The “Let’s Talk About It, Oklahoma” book discussion series at Oklahoma City University will open with “The Last Chinese Chef” at 7 p.m. Tuesday in the Walker Center for Arts and Sciences room 151 at N.W. 26th Street and Florida Avenue.
The series is funded by grants from the Oklahoma Humanities Council and the National Endowment for the Humanities.
The series’ food theme is titled “Much Depends on Dinner.” It is based on a quote in Byon’s “Don Juan” that states: “Since Eve ate the apple, much depends on dinner.”
“Our relationships with food are complex and convoluted,” said Harbour Winn, director of the Center for Interpersonal Study through Film and Literature at OCU. “What we eat can be a source of joy and delight, and of creative expression, as well as a reason for anguish, worry, dread and even fear. Nearly every aspect of our lives affects what we eat — politics, religion, economics, geography, culture and ethnicity, aesthetics, health and personal taste.
“As a species, we have elevated many of our basic needs to an expression of who we are, what we believe, how we interact with our environments, and how we communicate and express ourselves. Food is no exception.”
“The Last Chinese Chef” by Nicole Mones will launch the series theme. The book offers a window on cuisine that is both an expression of an ancient civilization and the tradition of a meal as fine art. It is about Maggie McElroy, a recently widowed food writer for an American magazine who goes on a personal and work journey to Beijing preparing for the 2008 Olympics.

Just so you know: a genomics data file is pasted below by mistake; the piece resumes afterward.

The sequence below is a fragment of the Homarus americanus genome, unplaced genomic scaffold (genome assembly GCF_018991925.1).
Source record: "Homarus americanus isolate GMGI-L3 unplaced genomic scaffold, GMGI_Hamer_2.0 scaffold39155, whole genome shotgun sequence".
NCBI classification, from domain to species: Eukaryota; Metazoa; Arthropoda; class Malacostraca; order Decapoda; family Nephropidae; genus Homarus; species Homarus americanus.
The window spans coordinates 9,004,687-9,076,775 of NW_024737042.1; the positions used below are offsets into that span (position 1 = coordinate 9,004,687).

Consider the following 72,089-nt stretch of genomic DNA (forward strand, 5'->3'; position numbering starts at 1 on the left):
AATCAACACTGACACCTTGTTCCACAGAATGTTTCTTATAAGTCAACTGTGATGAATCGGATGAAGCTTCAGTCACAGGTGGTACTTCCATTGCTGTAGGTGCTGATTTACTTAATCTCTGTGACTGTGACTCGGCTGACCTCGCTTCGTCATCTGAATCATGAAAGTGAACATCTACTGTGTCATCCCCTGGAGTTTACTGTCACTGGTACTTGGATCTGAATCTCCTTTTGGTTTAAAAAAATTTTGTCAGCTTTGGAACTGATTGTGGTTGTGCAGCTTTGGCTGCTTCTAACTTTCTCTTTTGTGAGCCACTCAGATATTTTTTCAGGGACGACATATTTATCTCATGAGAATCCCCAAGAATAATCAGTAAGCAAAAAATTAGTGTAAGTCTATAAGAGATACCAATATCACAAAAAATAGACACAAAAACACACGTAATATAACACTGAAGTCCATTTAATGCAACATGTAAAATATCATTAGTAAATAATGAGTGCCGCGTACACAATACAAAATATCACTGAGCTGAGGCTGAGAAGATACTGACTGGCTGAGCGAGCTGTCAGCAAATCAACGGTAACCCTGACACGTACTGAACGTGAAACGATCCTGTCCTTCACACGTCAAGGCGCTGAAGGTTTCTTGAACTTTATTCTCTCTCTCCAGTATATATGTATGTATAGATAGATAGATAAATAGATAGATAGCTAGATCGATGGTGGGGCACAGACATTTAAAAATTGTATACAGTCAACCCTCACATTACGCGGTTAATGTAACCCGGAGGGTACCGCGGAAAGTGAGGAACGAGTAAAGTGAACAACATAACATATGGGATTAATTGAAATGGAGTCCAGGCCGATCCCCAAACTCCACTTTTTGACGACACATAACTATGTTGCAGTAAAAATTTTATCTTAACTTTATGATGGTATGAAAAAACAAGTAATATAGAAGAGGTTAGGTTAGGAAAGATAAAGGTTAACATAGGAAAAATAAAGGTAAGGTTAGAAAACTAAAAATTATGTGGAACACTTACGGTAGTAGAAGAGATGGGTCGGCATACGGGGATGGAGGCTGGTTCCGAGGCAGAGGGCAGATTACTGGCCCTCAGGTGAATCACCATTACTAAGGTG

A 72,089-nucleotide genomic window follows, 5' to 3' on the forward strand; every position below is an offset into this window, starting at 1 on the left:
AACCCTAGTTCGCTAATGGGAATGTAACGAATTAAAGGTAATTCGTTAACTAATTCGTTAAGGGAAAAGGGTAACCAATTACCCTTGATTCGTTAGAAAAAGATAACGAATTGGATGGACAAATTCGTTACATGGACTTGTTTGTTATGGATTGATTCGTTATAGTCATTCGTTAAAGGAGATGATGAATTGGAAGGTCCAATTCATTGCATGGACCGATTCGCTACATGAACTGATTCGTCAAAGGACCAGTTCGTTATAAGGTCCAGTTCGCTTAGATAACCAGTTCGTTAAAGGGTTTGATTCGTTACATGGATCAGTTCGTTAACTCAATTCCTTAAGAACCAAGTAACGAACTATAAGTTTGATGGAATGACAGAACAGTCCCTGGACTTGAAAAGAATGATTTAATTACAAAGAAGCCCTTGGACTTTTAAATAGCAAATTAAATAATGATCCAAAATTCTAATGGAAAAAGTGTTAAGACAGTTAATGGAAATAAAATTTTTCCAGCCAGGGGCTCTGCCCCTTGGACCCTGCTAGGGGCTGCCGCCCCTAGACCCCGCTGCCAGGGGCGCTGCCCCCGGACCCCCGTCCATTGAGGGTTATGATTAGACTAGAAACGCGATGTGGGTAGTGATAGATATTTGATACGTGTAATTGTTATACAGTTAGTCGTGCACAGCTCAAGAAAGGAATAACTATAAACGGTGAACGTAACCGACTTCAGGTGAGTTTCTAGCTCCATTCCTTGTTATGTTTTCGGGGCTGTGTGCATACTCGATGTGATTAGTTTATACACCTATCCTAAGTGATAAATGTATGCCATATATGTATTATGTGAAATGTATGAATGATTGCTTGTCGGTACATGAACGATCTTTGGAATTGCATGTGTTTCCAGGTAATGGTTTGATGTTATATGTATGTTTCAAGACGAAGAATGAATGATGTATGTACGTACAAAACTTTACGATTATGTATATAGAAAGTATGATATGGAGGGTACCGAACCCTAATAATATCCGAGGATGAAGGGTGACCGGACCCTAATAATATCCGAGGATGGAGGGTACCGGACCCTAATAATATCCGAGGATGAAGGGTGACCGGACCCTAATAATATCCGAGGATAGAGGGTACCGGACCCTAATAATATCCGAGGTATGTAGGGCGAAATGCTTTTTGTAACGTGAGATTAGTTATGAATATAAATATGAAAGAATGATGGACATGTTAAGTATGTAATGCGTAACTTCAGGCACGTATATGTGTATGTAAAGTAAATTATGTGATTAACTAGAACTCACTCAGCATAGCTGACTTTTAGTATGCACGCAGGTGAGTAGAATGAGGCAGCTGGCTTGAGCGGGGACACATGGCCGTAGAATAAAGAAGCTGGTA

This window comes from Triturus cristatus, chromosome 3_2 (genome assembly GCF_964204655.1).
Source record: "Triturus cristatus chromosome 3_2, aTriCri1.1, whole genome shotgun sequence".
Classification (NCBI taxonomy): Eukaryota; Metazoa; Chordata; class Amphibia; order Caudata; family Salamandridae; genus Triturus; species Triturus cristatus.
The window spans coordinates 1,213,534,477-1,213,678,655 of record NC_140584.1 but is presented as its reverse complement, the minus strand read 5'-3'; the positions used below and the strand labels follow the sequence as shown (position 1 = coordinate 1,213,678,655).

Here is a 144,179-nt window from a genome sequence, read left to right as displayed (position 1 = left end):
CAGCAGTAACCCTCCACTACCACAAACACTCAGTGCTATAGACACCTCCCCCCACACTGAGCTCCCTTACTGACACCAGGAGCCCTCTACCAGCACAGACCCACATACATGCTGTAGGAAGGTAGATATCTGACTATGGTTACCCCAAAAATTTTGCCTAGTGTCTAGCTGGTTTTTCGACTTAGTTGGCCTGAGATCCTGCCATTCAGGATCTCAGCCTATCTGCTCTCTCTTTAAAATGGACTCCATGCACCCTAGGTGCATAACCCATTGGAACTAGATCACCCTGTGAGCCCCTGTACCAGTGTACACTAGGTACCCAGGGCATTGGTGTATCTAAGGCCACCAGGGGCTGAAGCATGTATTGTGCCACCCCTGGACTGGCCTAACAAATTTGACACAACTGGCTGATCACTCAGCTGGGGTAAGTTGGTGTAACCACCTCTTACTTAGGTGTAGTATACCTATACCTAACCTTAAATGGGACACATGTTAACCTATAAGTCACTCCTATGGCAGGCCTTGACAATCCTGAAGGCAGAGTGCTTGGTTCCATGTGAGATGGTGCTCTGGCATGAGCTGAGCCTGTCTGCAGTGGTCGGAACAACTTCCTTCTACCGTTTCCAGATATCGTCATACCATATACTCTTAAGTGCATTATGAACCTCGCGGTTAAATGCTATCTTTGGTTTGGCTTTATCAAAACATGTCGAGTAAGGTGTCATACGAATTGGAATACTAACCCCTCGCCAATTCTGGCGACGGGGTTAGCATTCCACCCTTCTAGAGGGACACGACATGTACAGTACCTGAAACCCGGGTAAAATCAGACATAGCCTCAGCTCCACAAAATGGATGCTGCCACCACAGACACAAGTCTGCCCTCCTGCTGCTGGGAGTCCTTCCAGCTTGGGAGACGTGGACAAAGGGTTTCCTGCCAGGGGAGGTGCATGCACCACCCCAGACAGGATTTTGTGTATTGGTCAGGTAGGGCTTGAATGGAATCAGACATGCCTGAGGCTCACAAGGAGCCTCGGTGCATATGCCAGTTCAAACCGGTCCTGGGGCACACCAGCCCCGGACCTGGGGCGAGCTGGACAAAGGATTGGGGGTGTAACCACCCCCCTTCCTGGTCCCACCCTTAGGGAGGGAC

Maggie meets Sam Liang, one of three finalists in a Chinese cultural competition. Sam is the latest in a line of gifted chefs tracing back to the imperial palace. His father and his uncles were forced to hide their names and their skills in order to survive the Cultural Revolution.
As she shadows Sam and his uncles in the complex preparations for the banquet, Maggie’s own notions of family and relationship are challenged on every front. Experiencing their family’s love and warmth, the ways in which they deal with grief, and support one another, give her more than she ever expected to find in China and help her forge a new way of seeing her own relationship with her late husband.
Winn will facilitate the book discussion. At each session in the series, a humanities scholar makes a presentation on the book in the context of the theme. Small group discussions follow with experienced discussion leaders. At the end, all participants come together for a brief wrap-up.
Those who are interested in participating are encouraged to preregister and borrow the reading selections and theme brochure by calling Winn at (405) 208-5472, e-mailing him at firstname.lastname@example.org or dropping by the Dulaney-Browne Library room 211 or 207.
Other dates and books in the series are:
* Sept. 27, “The Tummy Trilogy” by Calvin Trillin
* Oct. 11, “In Defense of Food” by Michael Pollan
* Oct. 25, “A Homemade Life” by Molly Wizenberg
* Nov. 8, “Secrets of the Tsil Café” by Thomas Fox Averill